His Excellency Mr Tikolevu, Fiji’s High Commissioner to the UK, visited Stonefall Cemetery in Yorkshire this week to lay a wreath at the grave of Sergeant Isikeli Doviverata Komaisava in Stonefall Cemetery in Yorkshire.
Sergeant Komaisavai, from Fiji, served as a fighter pilot with the Royal Air Force Volunteer Reserve (RAFVR) during the Second World War. Descended from the former kings of Fiji, and with a family motto of ‘Fear God and honour the King’, when Komaisavai heard that Britain needed every able-bodied man he volunteered to serve. Sergeant Komaisavai, sailed from Fiji to train with the Air Force in Canada.
He arrived in Britain in June 1941 and served as a pilot with 234 Squadron. Sergeant Komaisavai is believed to have spent some time stationed in the Orkney Islands and at some point he began to suffer from pleurisy which led to his death in hospital on the 19th October 1944.
The wreath laying ceremony was organised by Sergeant Iliesa who is a Fijian currently serving with the RAF. Sergeant Iliesa came across Komaisavai’s story whilst researching Fijians who had served in the British Forces.
Sergeant Iliesa said:
It is important to recognise the achievements and sacrifices that those who served before us have made. I wanted to raise awareness of Sgt Komaisavai’s service and how he was a pioneer for Fijians in the RAF.
This led to me organising the wreath laying. Sgt Komaisavai grew up in the South Pacific travelled to the other side of the world to become Fiji’s first spitfire pilot. This is such a great achievement and he did all this before the age of 24.
Video of the event
With more than 1,000 Commonwealth war graves, Harrogate (Stonefall) Cemetery is one of the largest CWGC sites in the North of England.
Most burials are of air crew who died during the Second World War flying from the bomber command bases which were established across Yorkshire. More than 600 of the casualties served with the Royal Canadian Air Force and there are also casualties at the site from Australia, New Zealand and the Caribbean.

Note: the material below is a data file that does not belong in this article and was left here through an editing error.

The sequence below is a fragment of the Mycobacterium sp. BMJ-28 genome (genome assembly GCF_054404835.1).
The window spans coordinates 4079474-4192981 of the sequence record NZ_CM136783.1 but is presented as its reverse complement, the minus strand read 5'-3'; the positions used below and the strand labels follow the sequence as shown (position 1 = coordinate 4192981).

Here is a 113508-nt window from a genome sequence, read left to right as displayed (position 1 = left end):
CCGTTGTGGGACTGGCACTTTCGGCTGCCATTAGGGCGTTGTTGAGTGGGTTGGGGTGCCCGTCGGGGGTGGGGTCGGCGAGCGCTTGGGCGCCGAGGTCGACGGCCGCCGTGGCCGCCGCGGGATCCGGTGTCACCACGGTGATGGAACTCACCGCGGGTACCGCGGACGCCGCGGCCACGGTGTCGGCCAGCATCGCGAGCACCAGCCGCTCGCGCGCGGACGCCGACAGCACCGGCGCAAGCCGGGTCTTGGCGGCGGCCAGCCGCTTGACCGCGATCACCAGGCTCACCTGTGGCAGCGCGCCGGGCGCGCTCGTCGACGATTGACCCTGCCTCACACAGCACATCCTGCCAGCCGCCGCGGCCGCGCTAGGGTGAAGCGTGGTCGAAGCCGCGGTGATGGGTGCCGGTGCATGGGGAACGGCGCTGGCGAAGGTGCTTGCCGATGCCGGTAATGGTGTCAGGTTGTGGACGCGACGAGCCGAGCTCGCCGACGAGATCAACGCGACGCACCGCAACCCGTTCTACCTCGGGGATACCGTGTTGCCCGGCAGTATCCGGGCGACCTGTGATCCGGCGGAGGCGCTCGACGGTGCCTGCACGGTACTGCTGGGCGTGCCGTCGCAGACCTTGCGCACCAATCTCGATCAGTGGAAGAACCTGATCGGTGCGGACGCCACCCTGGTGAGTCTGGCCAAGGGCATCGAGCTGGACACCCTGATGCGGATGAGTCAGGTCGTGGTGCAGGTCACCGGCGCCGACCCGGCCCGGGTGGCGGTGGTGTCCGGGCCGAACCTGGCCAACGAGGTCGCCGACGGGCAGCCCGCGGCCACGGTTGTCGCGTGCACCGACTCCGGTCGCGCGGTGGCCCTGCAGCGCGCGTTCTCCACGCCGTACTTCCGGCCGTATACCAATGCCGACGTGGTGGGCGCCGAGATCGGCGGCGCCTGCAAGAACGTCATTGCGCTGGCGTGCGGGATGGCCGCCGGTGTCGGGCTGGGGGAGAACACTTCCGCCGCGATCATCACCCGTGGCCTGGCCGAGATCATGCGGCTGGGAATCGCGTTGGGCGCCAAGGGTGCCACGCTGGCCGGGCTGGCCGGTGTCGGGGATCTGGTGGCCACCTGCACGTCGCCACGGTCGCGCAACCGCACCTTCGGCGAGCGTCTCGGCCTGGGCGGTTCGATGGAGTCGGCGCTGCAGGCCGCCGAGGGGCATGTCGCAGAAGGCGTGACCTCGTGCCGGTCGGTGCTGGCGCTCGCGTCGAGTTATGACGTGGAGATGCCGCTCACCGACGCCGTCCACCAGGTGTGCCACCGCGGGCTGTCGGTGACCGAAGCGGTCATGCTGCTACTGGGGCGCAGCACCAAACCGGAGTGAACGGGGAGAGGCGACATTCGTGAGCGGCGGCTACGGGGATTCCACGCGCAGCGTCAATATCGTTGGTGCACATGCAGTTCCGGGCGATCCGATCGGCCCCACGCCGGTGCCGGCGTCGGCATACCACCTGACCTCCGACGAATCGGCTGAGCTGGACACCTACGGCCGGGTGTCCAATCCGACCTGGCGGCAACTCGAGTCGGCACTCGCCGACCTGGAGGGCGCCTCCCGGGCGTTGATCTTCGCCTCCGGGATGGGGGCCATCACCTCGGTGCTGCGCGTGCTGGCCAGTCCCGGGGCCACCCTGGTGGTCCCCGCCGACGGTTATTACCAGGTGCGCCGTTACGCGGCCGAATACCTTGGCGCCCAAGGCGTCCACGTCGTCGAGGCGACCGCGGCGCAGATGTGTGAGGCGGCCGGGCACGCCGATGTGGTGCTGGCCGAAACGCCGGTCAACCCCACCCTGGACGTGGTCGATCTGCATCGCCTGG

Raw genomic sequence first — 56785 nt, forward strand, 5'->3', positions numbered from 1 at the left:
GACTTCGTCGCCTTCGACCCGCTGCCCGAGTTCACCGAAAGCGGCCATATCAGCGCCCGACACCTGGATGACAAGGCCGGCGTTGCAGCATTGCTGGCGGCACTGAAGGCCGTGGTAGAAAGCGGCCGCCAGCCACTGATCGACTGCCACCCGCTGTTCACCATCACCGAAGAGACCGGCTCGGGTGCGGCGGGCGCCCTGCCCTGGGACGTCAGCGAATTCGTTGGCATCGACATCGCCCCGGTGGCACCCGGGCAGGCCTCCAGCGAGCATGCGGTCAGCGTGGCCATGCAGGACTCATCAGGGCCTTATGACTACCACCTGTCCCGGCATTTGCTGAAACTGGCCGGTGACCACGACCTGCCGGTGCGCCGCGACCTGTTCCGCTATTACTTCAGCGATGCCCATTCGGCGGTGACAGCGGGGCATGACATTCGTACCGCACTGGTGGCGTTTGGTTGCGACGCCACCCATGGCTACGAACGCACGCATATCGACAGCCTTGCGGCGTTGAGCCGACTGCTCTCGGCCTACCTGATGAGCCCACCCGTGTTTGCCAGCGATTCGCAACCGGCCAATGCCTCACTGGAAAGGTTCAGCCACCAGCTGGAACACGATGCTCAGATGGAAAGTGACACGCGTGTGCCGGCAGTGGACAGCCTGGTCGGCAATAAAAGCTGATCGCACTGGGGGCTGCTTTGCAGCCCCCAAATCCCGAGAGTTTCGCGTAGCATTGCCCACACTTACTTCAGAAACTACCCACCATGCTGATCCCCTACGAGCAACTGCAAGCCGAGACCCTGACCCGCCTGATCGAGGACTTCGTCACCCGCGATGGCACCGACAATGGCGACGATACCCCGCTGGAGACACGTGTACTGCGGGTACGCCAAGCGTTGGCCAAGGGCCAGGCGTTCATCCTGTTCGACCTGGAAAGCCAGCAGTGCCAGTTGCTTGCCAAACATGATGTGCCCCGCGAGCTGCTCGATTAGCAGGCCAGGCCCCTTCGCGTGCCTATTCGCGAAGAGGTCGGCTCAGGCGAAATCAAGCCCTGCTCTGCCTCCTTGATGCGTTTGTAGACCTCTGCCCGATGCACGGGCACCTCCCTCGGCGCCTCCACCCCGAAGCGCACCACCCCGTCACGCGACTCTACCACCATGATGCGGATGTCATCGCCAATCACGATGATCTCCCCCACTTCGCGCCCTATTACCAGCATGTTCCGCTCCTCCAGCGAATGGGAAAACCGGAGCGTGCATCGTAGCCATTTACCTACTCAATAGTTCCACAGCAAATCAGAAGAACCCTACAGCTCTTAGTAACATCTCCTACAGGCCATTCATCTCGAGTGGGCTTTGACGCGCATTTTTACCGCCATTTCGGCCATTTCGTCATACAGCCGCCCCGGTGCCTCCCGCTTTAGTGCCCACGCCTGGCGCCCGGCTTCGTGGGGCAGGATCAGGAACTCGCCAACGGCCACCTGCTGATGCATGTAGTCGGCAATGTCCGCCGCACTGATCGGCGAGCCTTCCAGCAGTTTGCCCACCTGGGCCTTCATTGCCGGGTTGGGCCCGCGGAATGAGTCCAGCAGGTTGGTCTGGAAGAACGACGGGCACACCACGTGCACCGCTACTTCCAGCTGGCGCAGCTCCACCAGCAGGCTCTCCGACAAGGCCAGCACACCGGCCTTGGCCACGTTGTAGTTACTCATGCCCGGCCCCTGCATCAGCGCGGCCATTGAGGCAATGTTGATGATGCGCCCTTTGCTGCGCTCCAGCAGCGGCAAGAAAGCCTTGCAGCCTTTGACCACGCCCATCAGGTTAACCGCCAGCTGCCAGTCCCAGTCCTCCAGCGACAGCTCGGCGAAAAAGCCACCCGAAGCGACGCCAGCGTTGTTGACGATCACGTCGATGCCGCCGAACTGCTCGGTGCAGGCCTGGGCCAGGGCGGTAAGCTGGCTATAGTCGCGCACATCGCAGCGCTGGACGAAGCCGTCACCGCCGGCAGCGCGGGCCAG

The CWGC honours and cares for the men and women of the Commonwealth forces who died in the First and Second World Wars, ensuring they will never be forgotten. Funded by six Member Governments, its work began with building, and now maintaining, cemeteries at 23,000 locations all over the world.
- The Commonwealth War Graves Commission’s mission is to ensure those who died in service, or as a result of conflict, are commemorated so that they, and the human cost of war, are remembered for ever.
- The Commonwealth War Graves Commission is a global leader in commemoration. Founded by Royal Charter in 1917, we work on behalf of the Governments of Australia, Canada, India, New Zealand, South Africa and the United Kingdom to commemorate the 1.7 million men and women from the Commonwealth who lost their lives in the two World Wars.
- We believe that remembering individuals who have died in conflicts is of universal, perpetual relevance, and that reflecting on their deaths is of continuing and paramount importance for us all.
- The cemeteries, memorials, graves, landscapes, and records in our care will be found at 23,000 locations and in more than 150 countries and territories. They are both the practical means of our commemoration of the fallen and vehicles for discovery, inspiration, and engagement.